IP and the Retail Sector: event review

by Carolina Pina

IP and the Retail Sector was the subject of a conference organized by CLT that took place yesterday at the Holborn Bars, an amazing venue in central London. The event was chaired by the IP guru Jeremy Phillips.

Barrister Jacqueline Reid (11 South Square) started the best way, giving us a clear idea of the characteristics a good trade name should have (such as being distinctive, suggestive, not offensive and having positive connotations), illustrating it with some examples. In order to come up with a good name it is essential to know the relevant market in question and especially the target customers, as some of these characteristics (particularly being offensive or not) are very subjective and vary according to the type of consumer of the brand. Positive connotations also depend on these factors; for example, CostCutter would not have a positive connotation if in a higher quality market. It is equally important to be aware of the consumers’ expectations. A good example of this is the pharmaceutical market, where the consumer is usually expecting more technical trade marks and does not trust simpler ones. Besides, retailers should consider some geographical limitations when deciding on a name, as it may have an offensive meaning in other languages, requiring them to change it when entering specific markets. We were also reminded of the particularities of using your own name, such as what happens when you sell the business? Can you prevent others from using your name? Elizabeth Emanuel did not succeed in the ECJ.[i]

Another topic approached by Jacqueline Reid was shop layouts. Although brand aura is a very actual question, there is not yet an effective way to protect it. Design right might seem obvious but it is not able to protect all the necessary features. While copyright could be an option, considering the definition of “building” (S.4 CDPA 1988) we can conclude that a shop layout is not always a “fixed structured”. So this leaves us with trade marks. The problem is that trade marks are not supposed to protect shop layouts. Anyway, Apple has already successfully registered its shop layouts in the US and is currently waiting for a decision on its application for international registration. The main difficulty here should be the precision requirement from Sieckmann[ii]. For now we will have to wait for more developments on this.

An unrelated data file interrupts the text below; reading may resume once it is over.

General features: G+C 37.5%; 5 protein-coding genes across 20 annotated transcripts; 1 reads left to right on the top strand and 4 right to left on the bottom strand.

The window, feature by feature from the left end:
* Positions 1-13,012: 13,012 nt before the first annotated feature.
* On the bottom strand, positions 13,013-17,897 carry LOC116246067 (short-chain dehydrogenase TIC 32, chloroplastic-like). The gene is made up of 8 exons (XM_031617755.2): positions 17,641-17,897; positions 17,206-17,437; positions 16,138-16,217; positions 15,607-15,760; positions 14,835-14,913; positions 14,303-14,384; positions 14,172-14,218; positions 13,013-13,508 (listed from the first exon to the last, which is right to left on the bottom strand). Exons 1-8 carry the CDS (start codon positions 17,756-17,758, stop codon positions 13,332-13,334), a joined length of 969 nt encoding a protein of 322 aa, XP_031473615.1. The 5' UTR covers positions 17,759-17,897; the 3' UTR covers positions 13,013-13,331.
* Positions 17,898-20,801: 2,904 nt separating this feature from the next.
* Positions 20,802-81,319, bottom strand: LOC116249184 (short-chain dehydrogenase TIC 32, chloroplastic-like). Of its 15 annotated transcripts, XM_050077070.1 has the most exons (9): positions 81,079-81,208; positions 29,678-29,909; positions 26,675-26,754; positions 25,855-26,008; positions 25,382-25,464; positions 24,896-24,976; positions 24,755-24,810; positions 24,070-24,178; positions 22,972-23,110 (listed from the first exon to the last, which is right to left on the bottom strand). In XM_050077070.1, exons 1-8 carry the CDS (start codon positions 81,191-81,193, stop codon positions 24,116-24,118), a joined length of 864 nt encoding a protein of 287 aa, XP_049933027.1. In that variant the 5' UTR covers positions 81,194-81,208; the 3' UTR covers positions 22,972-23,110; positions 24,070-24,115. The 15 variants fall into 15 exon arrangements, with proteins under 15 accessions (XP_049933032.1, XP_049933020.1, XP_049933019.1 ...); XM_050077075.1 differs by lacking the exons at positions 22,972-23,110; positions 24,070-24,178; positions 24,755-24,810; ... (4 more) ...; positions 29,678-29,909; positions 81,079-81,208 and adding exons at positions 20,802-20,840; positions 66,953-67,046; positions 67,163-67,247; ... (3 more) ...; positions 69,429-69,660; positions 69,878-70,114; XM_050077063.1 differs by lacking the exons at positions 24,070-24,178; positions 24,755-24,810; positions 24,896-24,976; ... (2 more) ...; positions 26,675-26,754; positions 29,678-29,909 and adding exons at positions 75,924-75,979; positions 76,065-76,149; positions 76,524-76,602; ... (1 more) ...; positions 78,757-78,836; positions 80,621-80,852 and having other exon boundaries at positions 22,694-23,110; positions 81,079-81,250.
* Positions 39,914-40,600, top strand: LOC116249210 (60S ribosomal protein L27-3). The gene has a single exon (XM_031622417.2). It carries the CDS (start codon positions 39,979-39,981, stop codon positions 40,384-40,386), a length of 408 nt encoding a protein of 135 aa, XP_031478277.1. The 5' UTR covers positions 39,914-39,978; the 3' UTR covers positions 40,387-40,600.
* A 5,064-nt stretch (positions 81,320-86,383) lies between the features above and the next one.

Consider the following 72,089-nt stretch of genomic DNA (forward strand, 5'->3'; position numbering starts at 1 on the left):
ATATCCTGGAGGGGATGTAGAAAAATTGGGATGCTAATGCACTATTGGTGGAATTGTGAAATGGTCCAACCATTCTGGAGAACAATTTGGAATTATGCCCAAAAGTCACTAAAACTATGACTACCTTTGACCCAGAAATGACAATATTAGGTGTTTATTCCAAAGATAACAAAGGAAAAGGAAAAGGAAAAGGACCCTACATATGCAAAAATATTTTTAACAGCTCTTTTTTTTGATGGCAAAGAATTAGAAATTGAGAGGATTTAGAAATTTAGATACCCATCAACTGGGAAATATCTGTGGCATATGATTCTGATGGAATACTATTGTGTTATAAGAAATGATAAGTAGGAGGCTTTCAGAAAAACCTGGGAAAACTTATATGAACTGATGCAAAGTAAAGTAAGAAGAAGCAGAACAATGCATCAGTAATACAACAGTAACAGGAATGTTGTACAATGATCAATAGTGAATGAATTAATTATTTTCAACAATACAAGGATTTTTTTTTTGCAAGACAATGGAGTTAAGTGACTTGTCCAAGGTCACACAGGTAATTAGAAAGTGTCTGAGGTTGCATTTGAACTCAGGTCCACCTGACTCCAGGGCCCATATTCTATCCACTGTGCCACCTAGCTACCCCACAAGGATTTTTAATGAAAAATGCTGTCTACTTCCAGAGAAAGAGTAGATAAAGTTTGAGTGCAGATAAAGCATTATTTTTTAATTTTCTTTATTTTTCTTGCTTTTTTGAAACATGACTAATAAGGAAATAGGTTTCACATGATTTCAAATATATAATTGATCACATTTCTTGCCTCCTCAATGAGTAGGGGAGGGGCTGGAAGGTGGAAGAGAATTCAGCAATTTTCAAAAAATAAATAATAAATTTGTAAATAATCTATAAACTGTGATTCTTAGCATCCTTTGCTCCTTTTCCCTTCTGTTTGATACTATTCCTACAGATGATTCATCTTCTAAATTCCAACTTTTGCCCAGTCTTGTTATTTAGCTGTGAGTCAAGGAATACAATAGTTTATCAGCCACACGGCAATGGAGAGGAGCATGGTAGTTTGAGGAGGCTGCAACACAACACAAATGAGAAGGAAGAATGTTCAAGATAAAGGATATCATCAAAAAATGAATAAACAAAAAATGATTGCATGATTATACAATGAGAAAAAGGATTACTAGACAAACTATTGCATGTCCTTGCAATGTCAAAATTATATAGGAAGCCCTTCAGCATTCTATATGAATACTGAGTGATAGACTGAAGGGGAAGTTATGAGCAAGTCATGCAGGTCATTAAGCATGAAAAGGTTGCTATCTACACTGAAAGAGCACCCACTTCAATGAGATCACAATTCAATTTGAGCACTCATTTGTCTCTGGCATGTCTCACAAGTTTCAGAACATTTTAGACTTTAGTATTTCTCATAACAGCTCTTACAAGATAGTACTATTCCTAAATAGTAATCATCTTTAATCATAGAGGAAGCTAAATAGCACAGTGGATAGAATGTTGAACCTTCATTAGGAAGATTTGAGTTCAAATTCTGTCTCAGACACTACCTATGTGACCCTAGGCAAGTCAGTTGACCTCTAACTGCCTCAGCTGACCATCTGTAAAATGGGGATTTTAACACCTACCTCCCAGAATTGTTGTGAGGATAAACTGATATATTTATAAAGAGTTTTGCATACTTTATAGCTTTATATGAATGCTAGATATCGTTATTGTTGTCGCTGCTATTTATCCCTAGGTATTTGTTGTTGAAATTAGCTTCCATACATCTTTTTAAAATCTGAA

Then it was time for Nigel Parker (Allen & Overy) to talk about turning successful retail business models into money. He focused on Amazon’s Kindle to help us better understand a retail supply chain. Kindle is sold both through different retailers (where Amazon acts as a distributor) and online on Amazon itself. Licensing and securitisation were also discussed, as well as some pros and cons of franchising, which is still the most important model in the retail sector. Franchising implies a collaborative relationship. However, the franchisor very often exerts a strong power on the franchisee, imposing many restrictions.

Next to speak was Robert Cumming (Appleyard Lees), who discussed online retailing. One of the questions raised at this point was the relevance of domain names nowadays, since most of us just type the subject of the research in one of the many search engines available. Hence, companies want to have their name on the first results that the customer has contact with, paying a large amount of money per click just to be on the first page, without any guarantee of success. As Robert Cumming said: “if you’re not on the first page of Google you might as well be on Mars!”. Generally people tend to dislike advertisements, both on TV and online. So, in the search results, although advertisements come on top they are still usually ignored. The concept of “black hat” search engine optimization (SEO) was then considered, by exploring some examples of these unethical techniques to get higher search rankings (e.g. commenting on someone’s blog post addressing to a certain website). To finish, Cumming analysed some case law, the main case here being Interflora v Marks & Spencer[iii], which followed the Google France cases.